STATE OF NEW JERSEY v. CHIA TAI

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Superior Court of New Jersey, Appellate Division.

STATE OF NEW JERSEY, Plaintiff–Respondent, v. CHIA H. TAI, Defendant–Appellant.

DOCKET NO. A–2303–12T1

Decided: March 13, 2014

Before Judges Ashrafi and Leone. Chia H. Tai, appellant pro se. Carolyn A. Murray, Acting Essex County Prosecutor, attorney for respondent (Stephen A. Pogany, Special Deputy Attorney General/Acting Assistant Prosecutor, on the brief).

Defendant Chia Tai appeals from the judgment of the Law Division dated December 11, 2012, finding him guilty of harassment, in violation of N.J.S.A. 2C:33–4(c), a petty disorderly persons offense.   We affirm.

The charge arose from an incident on January 30, 2012, just before the start of a board meeting of the condominium association for the building where defendant lived.   One and a half months before that meeting, defendant had been convicted in the West Orange Municipal Court of simple assault.   In the earlier case, defendant was alleged to have shoved a female member of the board at a prior board meeting in October 2011.   As part of his sentence for the assault conviction, defendant was ordered to have no contact with the board member.   Following that conviction, the attorney for the condominium association wrote to defendant stating that the board had suspended his right to attend its meetings for six months.

At the municipal court trial in this matter, the same board member testified that, on January 30, 2012, she was sitting at a table as the meeting was about to begin.   Defendant entered the meeting room and approached to within three feet of her, and he repeatedly called her a liar.   Another board member, Dr. Feinsod, asked defendant to leave the room, and he did.   A few minutes later, defendant came back and began to move toward the woman again.   She fled the room in fear of what defendant might do.

Dr. Feinsod testified that he was seated at the table along with the woman when defendant entered and approached at “a very fast gait.”   Defendant stood two or three feet away.   He was animated and upset, “yelling and screaming.”   Dr. Feinsod walked around the table and stood between defendant and the woman.   He repeatedly asked defendant to leave the room, and defendant eventually left.   Several minutes later, defendant returned and went straight toward the same woman.   Dr. Feinsod again interceded and told him to leave.   Defendant was again yelling, calling the woman a liar.   He left the room but continued to look through a window into the room.

Defendant testified at his trial that he went to the meeting room the first time only to get a copy of the agenda for the board meeting, and that he did not have any contact with the woman.   He said he went back a second time because he wanted to explain to some residents that the board would not permit him to attend the meeting.   He claimed that the woman and Dr. Feinsod fabricated their version of the incident.   Defendant also submitted an affidavit by another resident of the building, who said Dr. Feinsod approached defendant as soon as he entered the room and asked him to leave.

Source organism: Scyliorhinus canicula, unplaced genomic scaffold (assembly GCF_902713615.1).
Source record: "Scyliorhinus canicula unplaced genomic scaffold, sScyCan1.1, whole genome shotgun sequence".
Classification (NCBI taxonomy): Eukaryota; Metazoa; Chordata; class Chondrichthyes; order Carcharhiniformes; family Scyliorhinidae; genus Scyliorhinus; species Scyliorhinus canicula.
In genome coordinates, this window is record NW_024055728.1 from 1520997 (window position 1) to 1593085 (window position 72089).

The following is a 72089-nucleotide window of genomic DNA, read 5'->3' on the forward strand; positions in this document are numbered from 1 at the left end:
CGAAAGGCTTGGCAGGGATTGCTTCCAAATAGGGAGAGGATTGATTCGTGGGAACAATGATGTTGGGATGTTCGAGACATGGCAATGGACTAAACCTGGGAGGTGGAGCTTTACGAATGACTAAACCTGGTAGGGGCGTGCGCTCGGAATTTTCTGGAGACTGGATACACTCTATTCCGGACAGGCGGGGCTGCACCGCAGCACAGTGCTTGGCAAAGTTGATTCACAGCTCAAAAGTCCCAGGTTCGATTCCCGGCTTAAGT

The municipal court judge, a different judge from the one who had tried the earlier assault case, placed his findings and conclusions orally on the record.   He credited the testimony of the woman and Dr. Feinsod and found defendant's testimony not to be credible.   He found defendant guilty of harassment, and imposed a fine of $500, statutory money penalties, and court costs.

On defendant's appeal to the Law Division pursuant to Rule 3:23, Judge Ramona Santiago reviewed the record de novo that was established in the municipal court.   The judge heard motions and arguments made by defendant, and she issued a letter-opinion rejecting defendant's contentions and finding him guilty of harassment.

For his pro se appeal before us, defendant raises the following arguments:

POINT I

THE COURT VIOLATED MY LEGAL RIGHT TO NOTICE.

A. Constitutional Notice of a Criminal Charge Requires More Than a Verbatim Statement of the Statutory Offense.

B. The Complaint Lacks Any Content Alleging Conduct That, If True, Constitutes Offense.

C. The Content Upon Which the Final Charge of Harassment Was Based Was Unconstitutionally Withheld from Me Until the Middle of the Trial.

D. The Superior Court Apparently Mixed Up the Difference Between the “Testimony” and the Nature and Cause of an Accusation.

POINT II

BY IGNORING THE AVAILABLE DOCUMENT AND UNREASONABLENESS, THE COURT DID NOT PROPERLY APPLY THE REASONABLE STANDARD IN THIS CASE.

A. The Original Complaint and the New Allegation at Trial.

B. The Documents That Should Have Easily Raised Doubt of the Truthfulness of the New Allegation.

C. The Unreasonableness That Would Also Offer Doubt of the Truthfulness of the New Allegation.

D. Other Comments.

POINT III

CREDIBILITY FINDING SHOULD NOT BE APPLIED IN THIS CASE.

Having reviewed the record, we reject defendant's appeal and affirm essentially for the reasons stated in the thorough written decision of Judge Santiago dated December 11, 2012.   We conclude that defendant's arguments, including additional arguments not presented in the Law Division, are without sufficient merit to warrant discussion in another written opinion.   R. 2:11–3(e)(2).

Affirmed.

PER CURIAM

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